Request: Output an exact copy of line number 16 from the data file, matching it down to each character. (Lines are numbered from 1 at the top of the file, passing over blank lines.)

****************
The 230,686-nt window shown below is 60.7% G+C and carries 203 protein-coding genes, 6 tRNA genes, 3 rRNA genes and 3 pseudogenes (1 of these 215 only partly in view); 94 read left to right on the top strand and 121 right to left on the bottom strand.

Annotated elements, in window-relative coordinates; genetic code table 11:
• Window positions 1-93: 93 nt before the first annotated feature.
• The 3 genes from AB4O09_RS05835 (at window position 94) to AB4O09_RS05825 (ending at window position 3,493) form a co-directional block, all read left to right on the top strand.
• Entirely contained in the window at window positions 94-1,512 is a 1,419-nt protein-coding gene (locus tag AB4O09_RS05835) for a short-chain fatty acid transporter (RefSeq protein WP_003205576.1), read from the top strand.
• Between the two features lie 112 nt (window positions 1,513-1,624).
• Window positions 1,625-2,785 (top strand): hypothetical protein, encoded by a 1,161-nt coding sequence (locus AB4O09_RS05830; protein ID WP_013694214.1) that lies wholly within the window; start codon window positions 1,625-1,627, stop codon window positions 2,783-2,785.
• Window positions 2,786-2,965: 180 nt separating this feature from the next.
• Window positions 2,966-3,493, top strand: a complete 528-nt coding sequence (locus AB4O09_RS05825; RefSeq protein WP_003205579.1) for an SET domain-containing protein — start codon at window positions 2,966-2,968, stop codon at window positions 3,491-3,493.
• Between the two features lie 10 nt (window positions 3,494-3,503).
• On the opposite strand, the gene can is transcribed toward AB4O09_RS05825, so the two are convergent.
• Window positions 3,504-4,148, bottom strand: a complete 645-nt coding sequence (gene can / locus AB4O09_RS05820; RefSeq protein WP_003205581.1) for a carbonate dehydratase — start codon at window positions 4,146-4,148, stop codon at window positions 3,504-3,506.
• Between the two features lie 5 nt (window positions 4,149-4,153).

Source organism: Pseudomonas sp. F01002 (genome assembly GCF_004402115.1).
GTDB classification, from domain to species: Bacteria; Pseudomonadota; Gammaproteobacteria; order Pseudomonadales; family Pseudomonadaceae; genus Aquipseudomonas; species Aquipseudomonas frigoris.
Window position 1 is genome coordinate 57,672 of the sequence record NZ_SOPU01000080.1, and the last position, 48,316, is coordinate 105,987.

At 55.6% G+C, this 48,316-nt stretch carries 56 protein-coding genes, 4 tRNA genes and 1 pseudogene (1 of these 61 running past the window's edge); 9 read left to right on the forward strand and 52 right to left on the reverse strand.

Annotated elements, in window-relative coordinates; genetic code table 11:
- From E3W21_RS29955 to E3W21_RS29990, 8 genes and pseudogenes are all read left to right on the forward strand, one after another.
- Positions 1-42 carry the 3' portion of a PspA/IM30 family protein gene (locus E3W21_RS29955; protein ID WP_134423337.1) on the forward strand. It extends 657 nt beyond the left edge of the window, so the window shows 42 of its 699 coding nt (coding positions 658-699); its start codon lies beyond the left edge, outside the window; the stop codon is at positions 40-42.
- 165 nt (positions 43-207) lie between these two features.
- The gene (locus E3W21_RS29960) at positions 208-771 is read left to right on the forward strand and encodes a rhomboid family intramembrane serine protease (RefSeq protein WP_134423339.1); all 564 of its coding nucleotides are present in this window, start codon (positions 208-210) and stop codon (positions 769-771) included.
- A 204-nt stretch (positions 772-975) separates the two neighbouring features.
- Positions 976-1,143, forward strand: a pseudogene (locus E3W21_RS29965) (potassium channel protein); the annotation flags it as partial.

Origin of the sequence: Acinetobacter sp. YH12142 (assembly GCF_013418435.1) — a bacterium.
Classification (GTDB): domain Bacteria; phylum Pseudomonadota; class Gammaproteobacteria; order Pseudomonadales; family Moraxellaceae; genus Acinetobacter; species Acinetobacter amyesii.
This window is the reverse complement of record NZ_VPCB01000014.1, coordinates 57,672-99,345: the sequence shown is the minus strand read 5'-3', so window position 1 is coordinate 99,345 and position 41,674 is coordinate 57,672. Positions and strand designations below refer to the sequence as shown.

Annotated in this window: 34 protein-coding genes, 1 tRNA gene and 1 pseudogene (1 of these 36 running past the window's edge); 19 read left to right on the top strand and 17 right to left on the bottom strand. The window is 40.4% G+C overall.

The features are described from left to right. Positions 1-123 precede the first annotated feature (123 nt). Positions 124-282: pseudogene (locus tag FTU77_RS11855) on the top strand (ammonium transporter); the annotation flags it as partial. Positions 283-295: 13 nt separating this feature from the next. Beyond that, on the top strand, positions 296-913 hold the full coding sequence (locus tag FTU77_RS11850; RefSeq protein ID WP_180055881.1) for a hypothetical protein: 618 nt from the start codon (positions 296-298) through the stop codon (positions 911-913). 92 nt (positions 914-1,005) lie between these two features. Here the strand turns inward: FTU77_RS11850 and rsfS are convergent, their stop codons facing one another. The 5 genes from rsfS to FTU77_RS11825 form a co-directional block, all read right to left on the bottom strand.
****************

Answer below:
Window position 1 is genome coordinate 57,672 of the sequence record NZ_SOPU01000080.1, and the last position, 48,316, is coordinate 105,987.